Earlier this year, I traveled with my beloved choir to the International Choral Festival in Cork, Ireland. Such trips always have a team-building quality, but this one was special in the way the choir came together on a purely musical level, in terms of energy. By heart, we sang a slow and hushed hymn by Estonian composer Pärt Uusberg, Meie isa palve, a setting in Estonian of the Lord’s prayer. As we performed this piece many of the choir members had a sensational, “out-of-body” experience, supremely spiritual – one where we touched each others’ souls with our singing, breathing together like one body, sharing several minutes of the most intimate musicality one can imagine. This unforgettable experience inspired me to write a new piece, completely different in style, but with lyrics (that I wrote myself) thanking God for all that the experience of singing can give us. The result is this piece, Gratias Deo, which quickly became a favourite for the choir with a lot of fun passages in alternating 7/8 and 5/8 meters. Here is a recording of the piece performed by Haga Motettkör conducted by Ulrike Heider.

Sometimes social media actually works. A couple of years ago, film composer Boris Elkis (who worked on films such as Riddick, Walking Tall, Aeon Flux and A Perfect Getaway) posted a beautiful, spiritual poem on Facebook called “The Silent Watcher”. The text resonated with me, and I approached Boris to ask for permission to set the text to music, having in mind an a cappella piece for concert and service use. It took some time before I got it right, but the piece was finished last year and finally premiered by the Haga Motettkör conducted by Ulrike Heider in concert on June 17, 2018, in Helsingborg. Here is a recording of the performance and below are the beautiful lyrics by Boris. Thank you for allowing me to set this to music, Boris!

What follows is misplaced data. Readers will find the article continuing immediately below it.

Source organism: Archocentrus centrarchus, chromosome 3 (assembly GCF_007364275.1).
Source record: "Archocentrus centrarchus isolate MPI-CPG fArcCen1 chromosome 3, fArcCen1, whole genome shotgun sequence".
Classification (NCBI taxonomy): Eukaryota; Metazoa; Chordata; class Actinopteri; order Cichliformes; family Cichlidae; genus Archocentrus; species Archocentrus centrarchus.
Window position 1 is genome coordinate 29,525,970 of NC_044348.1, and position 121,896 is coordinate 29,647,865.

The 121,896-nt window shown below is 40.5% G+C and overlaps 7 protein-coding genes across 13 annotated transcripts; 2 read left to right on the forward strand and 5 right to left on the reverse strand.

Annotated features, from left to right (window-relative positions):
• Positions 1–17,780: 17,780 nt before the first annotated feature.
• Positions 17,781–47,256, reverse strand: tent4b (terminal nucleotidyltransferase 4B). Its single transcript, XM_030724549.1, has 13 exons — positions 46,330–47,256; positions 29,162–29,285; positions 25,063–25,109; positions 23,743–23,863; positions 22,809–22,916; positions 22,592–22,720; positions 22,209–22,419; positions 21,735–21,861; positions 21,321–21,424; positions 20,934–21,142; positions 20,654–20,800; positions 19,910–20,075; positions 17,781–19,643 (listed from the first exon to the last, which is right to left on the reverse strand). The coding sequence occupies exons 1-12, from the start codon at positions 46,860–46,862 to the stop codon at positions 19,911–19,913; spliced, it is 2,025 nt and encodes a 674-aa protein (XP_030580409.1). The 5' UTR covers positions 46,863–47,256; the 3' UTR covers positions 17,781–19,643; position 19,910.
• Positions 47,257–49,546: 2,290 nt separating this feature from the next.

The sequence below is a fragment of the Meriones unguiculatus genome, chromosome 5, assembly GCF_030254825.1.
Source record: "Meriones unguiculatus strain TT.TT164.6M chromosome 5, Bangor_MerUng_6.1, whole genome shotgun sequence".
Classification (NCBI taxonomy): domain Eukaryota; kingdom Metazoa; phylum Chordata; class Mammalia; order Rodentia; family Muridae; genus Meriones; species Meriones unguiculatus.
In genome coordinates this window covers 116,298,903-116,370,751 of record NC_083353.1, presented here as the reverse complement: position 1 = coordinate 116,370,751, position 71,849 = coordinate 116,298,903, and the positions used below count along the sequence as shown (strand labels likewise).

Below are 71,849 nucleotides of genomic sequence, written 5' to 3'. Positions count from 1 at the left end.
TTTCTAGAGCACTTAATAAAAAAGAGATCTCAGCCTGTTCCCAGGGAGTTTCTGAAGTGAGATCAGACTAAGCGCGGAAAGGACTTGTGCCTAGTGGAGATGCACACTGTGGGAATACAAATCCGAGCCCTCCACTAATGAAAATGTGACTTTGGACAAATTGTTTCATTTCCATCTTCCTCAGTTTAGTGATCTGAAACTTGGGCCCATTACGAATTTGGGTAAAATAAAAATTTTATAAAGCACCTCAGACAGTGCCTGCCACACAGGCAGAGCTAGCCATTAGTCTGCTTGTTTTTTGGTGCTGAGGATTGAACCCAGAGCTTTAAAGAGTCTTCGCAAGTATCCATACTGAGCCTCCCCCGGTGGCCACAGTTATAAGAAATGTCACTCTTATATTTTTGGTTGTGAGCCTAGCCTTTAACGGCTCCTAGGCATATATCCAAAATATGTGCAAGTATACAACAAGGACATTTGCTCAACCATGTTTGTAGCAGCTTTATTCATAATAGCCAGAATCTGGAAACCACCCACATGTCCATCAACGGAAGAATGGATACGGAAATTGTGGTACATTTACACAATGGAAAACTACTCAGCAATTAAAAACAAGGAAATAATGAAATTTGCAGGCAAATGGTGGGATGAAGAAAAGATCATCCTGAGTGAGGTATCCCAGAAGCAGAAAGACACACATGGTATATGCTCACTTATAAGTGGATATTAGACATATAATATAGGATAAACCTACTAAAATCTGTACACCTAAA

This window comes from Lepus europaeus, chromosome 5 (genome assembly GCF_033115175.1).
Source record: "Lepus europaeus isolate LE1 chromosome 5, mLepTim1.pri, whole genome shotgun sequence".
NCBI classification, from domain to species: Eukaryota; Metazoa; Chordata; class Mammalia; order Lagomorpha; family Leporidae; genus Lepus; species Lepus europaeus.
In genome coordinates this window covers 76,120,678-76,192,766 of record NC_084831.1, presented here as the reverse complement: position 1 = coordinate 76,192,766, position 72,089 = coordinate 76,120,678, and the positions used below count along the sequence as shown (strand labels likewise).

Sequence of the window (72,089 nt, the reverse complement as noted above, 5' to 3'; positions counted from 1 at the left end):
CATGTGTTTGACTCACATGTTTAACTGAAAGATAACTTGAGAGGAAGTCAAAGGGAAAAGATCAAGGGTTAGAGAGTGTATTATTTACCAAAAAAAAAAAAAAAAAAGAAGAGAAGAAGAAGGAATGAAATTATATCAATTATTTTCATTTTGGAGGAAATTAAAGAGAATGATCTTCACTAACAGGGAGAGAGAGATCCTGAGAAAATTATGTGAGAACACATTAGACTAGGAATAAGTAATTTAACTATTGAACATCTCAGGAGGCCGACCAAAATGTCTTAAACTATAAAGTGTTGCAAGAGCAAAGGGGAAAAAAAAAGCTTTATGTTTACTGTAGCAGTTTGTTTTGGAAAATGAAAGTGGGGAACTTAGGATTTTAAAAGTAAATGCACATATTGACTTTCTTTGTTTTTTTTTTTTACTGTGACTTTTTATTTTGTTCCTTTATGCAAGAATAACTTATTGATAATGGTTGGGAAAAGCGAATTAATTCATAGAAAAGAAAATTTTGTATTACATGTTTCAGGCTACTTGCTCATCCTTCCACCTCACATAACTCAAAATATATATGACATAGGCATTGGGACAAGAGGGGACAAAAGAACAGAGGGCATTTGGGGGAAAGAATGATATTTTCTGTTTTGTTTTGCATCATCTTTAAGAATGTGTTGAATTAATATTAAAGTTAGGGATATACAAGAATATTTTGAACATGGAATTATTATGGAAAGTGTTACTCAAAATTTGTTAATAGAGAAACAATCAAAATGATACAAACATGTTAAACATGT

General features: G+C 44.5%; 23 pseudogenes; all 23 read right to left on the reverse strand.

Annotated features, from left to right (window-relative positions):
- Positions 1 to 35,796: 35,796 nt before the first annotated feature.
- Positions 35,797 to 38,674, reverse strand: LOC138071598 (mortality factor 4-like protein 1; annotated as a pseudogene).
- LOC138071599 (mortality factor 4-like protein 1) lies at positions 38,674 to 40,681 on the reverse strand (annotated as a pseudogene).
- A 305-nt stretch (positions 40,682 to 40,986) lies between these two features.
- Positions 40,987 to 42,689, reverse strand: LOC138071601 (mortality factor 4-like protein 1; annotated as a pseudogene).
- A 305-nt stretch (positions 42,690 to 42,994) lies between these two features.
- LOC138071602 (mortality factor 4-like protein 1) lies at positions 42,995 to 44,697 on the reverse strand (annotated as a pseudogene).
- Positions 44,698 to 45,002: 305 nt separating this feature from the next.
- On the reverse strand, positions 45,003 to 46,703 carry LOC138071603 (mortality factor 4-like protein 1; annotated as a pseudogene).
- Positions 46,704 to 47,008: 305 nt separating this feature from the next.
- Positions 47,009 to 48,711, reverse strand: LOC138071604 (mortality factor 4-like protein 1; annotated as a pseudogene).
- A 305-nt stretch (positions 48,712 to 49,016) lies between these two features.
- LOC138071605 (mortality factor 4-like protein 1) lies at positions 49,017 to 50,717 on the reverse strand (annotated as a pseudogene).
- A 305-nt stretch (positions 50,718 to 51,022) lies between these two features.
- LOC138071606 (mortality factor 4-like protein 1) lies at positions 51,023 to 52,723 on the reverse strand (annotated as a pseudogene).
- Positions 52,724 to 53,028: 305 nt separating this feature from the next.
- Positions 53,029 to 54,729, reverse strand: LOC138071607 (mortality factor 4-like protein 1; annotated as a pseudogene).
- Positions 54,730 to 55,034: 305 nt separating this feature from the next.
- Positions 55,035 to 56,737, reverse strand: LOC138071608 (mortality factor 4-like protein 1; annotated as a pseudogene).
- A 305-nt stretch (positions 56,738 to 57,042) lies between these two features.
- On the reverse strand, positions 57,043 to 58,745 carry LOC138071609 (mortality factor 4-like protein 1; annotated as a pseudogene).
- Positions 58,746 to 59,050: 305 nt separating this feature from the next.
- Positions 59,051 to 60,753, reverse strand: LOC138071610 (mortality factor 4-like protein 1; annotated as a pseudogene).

My God, My Love, in me you dwell.
Your love flows from your infinite well.
Help me remember all that I am.
Help me break through illusory dam

We don’t know all of your mysteries.
We dwell within you for all history
I look at the faces of people I know
I know that you’re there behind of it all

The silent watcher who is never asleep
He watches and tends to all of his sheep
He knows all the secrets and holds all the keys
He craves the sweet nectar from all of his bees

He knows all the words before they are sung
He knows all the deeds before they are done
He feels our desires, our pains and regrets
He suffers and pays for all of our debts

No moment goes by when he does not try
To get us to feel his presence up high
To get us to see the beauty within
To hear his whisper pulse through our skin

My Love, My God, to you we’ll return
Your fire’s ablaze and I’m feeling it burn
My Love, My God, in you we will die
So you can take us back to the sky